Walter Stander, owner of Sniper Protection Services in Bethal, was attacked and assaulted on Sunday evening.
The ‘Generaal’ as he insists to be called by the security guards who work for him, alleged that a gang of men beat him up at a well-known intersection.
He claimed he was in the process of opening a police case while speaking to Ridge Times on Monday morning.
However, at the time of going to press, police spokesperson Constable Thomas Mogadime said that no such case was opened.
“We have been trying to locate Mr Stander in this regard, but to no avail,” he said.
It seems that the assailants ‘sniped’ Stander, a term he uses to describe the sneaking up on unsuspected workers and allegedly shocking them with a taser gun.
But a cloud of controversy hung over Stander’s head last week when former employees of the company appeared on television with tales of abuse and exploitation. Video footage was aired of two sleeping men being ‘sniped’.
More employees, most of whom reported having recently been sacked or had resigned, came forward after Adriaan Keyser (now 19) and DJ van Straaten (now 19) spoke to the media.
Keyser worked as an untrained guard for about six months last year and alleges to be one of the youngsters seen in the tasing videos. He opened an assault case against Stander at the Bethal Police Station last Thursday.
“I still have nightmares about that incident. I had been working three 12-hour shifts back-to-back without any breaks. This is what he did when I fell asleep,” Keyser told Ridge Times.
Keyser’s life has not been free of trauma. He recalled being the victim of a blitz attack at age 15 when two drug addicts injected him with heroin in Kriel. A young teenager at the time, he came close to dying.
Keyser has suffered since and according to him, the alleged tasing by Stander made it worse.
Van Straaten, a young father of a three-month-old baby, said he was paid about R100 per shift. He worked on and off for Sniper since he was 16 years old.
“We worked as farm security guards and Walter would drop us off on the sites. There were times when I was not relieved from my duties or fetched after a shift.”
Van Straaten claimed that although they were made to stand on parade every day, they were not trained and would not have known what to do if a farm was under attack.
“We had to wear masks and Walter gave us these flimsy swords that resemble Japanese Katanas, but I think they were knock-offs. There are only four of these swords that had to rotate between the sites,” Van Straaten said.
Van Straaten also alleged that their wages were minimal, they did not receive any overtime and were paid on a ‘no work no pay’ basis.
20-year-old Christopher Horn, also a former employee, is an epileptic. He claimed that Stander ordered him to skip some doses of his medication, especially at night.
“One day in the brigadier’s (Theresa Stander) office, he held a gas pistol to my face and told me to fight it off. I could not.”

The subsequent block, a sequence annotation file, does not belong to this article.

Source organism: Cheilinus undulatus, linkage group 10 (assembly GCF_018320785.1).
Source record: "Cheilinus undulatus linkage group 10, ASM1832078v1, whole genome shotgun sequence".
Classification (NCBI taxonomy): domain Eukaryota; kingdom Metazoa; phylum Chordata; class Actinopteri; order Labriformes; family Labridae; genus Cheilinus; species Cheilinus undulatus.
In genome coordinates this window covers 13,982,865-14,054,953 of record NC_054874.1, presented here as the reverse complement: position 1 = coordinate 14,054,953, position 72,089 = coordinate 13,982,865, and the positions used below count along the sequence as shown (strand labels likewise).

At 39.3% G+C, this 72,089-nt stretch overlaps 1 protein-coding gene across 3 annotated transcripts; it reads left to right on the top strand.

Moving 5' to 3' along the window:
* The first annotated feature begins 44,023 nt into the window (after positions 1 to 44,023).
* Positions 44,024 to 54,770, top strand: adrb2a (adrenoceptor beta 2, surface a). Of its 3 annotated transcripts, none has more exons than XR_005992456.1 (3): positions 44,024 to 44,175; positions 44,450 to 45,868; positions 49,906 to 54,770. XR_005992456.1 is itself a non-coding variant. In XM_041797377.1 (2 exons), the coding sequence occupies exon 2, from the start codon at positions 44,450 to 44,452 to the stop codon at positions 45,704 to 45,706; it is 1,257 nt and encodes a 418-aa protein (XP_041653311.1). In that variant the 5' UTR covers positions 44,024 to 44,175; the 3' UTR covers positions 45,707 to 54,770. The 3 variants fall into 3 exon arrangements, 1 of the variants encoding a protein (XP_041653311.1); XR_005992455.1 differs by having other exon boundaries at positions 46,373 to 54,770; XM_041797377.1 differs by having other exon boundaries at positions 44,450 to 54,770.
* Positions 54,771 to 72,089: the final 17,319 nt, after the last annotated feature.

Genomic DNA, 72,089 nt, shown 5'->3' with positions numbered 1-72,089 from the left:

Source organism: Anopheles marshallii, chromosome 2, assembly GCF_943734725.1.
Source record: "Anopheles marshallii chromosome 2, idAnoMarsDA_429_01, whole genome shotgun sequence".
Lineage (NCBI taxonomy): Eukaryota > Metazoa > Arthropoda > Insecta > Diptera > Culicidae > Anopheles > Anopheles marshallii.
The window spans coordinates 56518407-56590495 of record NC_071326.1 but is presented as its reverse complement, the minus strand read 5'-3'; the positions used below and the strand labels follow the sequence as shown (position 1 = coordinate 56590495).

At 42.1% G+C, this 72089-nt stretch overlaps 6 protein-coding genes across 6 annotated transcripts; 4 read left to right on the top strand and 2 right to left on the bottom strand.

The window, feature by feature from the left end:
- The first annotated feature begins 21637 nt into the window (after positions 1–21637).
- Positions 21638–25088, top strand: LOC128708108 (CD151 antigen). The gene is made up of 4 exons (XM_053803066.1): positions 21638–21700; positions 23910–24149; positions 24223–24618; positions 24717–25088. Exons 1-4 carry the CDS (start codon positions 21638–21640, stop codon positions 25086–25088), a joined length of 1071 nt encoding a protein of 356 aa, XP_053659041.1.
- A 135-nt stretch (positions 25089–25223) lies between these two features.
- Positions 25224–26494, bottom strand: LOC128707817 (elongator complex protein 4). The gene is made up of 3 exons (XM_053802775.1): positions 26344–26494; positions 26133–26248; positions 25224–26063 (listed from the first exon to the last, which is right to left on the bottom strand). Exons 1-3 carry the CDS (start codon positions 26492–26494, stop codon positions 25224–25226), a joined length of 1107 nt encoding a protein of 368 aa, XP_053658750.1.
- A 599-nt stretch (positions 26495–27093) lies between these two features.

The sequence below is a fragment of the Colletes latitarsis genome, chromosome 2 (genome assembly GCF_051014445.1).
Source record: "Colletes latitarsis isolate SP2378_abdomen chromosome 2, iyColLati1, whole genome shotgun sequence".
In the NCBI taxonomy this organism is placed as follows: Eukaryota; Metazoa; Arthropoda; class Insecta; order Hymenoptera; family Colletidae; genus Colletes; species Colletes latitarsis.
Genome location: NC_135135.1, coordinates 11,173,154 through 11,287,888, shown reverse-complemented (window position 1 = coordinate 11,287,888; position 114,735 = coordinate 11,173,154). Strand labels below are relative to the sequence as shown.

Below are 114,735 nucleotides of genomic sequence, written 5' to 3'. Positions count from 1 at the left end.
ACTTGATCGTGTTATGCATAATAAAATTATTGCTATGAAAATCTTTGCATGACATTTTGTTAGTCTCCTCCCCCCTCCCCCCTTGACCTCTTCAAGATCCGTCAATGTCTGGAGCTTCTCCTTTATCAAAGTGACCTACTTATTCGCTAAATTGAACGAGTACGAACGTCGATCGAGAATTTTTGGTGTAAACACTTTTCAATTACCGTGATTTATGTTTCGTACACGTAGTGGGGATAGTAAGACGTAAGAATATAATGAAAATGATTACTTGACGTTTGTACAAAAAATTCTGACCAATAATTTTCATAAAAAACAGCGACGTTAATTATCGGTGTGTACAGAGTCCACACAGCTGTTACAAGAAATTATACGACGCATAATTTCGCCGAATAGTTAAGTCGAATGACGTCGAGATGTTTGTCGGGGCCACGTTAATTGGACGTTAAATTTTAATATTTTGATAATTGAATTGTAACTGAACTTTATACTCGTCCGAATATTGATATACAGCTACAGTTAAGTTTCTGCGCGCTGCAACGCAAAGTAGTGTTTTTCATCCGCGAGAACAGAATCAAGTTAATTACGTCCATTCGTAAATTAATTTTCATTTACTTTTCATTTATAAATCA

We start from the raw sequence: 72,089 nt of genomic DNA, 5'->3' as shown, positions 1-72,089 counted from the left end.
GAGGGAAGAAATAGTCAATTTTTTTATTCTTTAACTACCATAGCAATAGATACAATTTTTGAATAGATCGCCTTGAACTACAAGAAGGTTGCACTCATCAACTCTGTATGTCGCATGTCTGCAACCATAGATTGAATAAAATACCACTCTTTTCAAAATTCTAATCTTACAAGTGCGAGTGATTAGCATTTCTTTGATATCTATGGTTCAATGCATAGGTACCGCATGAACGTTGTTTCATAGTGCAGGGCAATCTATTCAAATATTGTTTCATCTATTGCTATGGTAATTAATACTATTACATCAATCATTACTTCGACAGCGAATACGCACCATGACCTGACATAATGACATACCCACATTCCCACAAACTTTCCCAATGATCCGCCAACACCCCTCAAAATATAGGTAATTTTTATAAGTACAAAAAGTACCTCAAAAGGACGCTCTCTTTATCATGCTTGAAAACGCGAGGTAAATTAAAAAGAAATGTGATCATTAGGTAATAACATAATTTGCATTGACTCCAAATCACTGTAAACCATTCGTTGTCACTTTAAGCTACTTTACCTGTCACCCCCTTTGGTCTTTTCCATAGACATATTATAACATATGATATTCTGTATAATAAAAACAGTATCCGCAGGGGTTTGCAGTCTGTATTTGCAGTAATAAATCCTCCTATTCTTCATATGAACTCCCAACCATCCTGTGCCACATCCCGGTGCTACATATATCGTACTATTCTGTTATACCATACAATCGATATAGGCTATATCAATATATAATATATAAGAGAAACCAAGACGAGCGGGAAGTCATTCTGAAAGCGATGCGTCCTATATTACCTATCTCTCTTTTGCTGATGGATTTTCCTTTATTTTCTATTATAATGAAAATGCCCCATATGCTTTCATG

Horn claimed he was fired since appearing on television.
Another employee, who is petrified of Stander and wanted to remain anonymous, said he was often the object of the General’s verbal and physical abuse.
According to him, he was allegedly assaulted, to the extent that he spent several days in hospital in February 2019.
The employees were allegedly forced to sign contracts in which they agree to several conditions, such as being given a jail sentence if the employee betrays the company.
It states: “I agree that, if I commit treachery against the company that employs me, I will face a minimum jail time of eight years.”
Ridge Times has obtained a copy of said contract.
Stander’s past was also in the spotlight amid the allegations.
He was convicted of killing his first wife in Pretoria in 1999. Other criminal charges had been withdrawn. He told Ridge Times on Monday he did not understand why his past is being dredged up again.
“I paid for it. I was in jail for eight years and on parole for eight more.”
Stander came to Bethal about five years ago to start a rehabilitation centre, Kuriaké House of Restoration, but the establishment closed down.
The venue is now being used as housing for Sniper’s guards.
Stander further commented that the tasing videos were used as training material and that nobody had actually been tased.
“It was all staged. Look closely, you will see the guard does not even flinch the way someone will when you are being shocked.”
He said the allegations against him were fabricated.
Stander used an analogy to describe what the employees did daily: “These men are no more than sheepherders working on farms. They are not expected to fight, but to merely look out for unwanted elements and then warn the farmer if something is suspicious.
“I am willing to take a polygraph as proof that I am telling the truth. I merely tried to help unemployed people who struggled to stay off the streets.”
Stander said the swords and scary masks were merely used as a show of force on photos. Stander also said that Sniper did not offer armed response services.
The Private Security Industry Regulatory Authority (PSIRA) has vowed to investigate Sniper.
Siziwe Zuma, spokesperson of PSIRA, said Stander was given five days to get his paperwork in order, and that PSIRA would also ask the department of labour to investigate the exploitation allegations.
The alleged leaked videos were supplied to Ridge Times.